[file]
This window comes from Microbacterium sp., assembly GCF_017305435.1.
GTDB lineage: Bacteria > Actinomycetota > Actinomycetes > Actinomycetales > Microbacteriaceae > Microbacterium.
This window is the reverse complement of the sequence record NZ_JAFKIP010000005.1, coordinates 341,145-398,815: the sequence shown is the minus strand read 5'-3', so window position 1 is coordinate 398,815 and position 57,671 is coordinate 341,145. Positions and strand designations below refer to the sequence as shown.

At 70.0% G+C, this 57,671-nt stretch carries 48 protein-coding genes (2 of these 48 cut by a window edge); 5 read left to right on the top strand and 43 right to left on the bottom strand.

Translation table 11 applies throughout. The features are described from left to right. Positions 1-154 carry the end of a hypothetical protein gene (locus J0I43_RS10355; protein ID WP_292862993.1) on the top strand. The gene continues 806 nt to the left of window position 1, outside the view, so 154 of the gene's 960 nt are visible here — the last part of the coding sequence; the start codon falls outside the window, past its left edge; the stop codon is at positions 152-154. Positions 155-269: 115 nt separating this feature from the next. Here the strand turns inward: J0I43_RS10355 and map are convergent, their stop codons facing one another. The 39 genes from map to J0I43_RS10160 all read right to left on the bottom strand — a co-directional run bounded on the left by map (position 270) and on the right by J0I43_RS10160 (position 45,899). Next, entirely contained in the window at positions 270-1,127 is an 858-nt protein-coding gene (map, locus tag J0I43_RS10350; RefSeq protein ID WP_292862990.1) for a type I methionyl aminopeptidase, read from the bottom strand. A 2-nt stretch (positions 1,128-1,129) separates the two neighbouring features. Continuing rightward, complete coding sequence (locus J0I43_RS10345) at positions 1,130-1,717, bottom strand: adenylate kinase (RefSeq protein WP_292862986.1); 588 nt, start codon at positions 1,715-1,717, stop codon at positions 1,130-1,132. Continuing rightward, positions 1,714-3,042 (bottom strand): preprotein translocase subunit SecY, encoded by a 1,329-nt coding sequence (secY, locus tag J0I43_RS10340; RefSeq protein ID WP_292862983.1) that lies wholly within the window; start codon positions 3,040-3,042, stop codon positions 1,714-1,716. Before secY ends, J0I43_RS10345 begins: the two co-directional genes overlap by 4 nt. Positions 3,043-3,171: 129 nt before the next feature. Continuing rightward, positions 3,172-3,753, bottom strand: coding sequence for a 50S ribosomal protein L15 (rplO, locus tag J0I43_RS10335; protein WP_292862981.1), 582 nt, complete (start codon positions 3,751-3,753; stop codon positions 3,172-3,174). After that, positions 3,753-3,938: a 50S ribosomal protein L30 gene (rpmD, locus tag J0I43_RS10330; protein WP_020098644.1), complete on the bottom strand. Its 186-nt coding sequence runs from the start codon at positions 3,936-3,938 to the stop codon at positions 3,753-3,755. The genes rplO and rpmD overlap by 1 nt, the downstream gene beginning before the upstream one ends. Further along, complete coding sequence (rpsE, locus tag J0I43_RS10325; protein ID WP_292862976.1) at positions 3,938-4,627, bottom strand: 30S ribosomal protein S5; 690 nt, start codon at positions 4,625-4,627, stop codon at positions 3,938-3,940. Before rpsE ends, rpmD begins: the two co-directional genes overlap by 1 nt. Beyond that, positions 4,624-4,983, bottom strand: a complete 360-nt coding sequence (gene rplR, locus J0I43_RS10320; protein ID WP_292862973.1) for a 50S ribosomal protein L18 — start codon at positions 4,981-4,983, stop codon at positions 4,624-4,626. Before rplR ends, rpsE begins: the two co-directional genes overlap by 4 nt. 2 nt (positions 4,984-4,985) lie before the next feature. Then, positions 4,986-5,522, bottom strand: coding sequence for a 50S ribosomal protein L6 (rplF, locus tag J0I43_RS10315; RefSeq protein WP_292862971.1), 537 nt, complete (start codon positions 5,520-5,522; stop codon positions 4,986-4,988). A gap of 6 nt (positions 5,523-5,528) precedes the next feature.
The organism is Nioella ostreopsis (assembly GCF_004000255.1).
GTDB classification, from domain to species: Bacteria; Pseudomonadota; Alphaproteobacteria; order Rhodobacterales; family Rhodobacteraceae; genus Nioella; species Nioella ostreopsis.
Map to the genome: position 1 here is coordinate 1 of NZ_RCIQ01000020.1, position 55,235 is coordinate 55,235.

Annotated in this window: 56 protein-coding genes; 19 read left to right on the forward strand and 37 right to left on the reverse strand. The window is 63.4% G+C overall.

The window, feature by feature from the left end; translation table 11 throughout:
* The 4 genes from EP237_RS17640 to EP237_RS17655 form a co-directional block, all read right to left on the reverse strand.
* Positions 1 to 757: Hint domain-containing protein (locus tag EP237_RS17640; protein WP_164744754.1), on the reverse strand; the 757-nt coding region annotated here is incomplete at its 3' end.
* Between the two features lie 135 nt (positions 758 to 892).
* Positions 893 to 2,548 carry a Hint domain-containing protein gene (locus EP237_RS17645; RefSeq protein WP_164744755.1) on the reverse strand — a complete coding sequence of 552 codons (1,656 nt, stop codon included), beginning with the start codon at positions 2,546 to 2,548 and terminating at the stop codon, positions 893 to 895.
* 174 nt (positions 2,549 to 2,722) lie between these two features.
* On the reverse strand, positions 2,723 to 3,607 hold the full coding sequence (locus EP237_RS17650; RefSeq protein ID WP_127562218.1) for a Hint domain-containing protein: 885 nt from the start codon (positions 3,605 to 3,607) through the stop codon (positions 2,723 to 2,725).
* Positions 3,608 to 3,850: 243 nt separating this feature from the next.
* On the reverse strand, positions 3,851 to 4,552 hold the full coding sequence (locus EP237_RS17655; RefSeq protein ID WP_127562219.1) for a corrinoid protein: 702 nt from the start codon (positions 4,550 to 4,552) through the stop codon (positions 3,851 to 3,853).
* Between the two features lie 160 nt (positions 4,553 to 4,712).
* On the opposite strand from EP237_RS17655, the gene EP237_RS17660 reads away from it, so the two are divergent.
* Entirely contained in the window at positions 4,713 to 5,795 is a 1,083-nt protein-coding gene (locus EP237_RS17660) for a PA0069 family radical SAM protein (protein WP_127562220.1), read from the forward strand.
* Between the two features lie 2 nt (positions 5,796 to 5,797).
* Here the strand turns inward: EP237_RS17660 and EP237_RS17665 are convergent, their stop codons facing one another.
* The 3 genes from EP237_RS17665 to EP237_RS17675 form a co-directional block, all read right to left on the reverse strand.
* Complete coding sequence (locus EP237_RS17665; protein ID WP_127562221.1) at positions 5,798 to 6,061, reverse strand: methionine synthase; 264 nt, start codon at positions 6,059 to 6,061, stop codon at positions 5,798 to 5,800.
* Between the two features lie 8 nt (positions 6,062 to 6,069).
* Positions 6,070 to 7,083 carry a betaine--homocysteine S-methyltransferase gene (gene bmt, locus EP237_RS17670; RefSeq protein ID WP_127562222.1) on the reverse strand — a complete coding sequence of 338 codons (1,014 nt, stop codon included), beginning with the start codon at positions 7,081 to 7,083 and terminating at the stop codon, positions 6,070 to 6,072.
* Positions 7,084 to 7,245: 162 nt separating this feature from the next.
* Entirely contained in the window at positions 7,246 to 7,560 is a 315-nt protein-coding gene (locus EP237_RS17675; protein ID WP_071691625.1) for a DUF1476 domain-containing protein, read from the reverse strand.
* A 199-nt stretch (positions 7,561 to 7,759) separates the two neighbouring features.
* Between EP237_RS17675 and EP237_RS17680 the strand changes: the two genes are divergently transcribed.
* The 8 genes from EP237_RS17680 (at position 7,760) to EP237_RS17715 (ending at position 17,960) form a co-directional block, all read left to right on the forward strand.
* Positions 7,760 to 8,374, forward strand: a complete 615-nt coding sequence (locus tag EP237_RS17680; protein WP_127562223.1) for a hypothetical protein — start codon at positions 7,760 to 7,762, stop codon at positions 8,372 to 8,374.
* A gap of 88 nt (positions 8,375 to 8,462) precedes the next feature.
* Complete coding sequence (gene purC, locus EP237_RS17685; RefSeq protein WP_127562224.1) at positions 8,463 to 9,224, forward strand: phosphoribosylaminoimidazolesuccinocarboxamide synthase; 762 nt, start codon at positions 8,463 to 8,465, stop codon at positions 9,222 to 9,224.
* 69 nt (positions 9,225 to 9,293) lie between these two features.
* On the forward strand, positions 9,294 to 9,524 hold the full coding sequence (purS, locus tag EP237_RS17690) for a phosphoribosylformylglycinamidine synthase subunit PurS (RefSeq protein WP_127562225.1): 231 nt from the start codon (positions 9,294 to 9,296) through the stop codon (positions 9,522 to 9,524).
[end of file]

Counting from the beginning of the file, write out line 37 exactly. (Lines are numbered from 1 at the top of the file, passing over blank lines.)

* On the forward strand, positions 9,294 to 9,524 hold the full coding sequence (purS, locus tag EP237_RS17690) for a phosphoribosylformylglycinamidine synthase subunit PurS (RefSeq protein WP_127562225.1): 231 nt from the start codon (positions 9,294 to 9,296) through the stop codon (positions 9,522 to 9,524).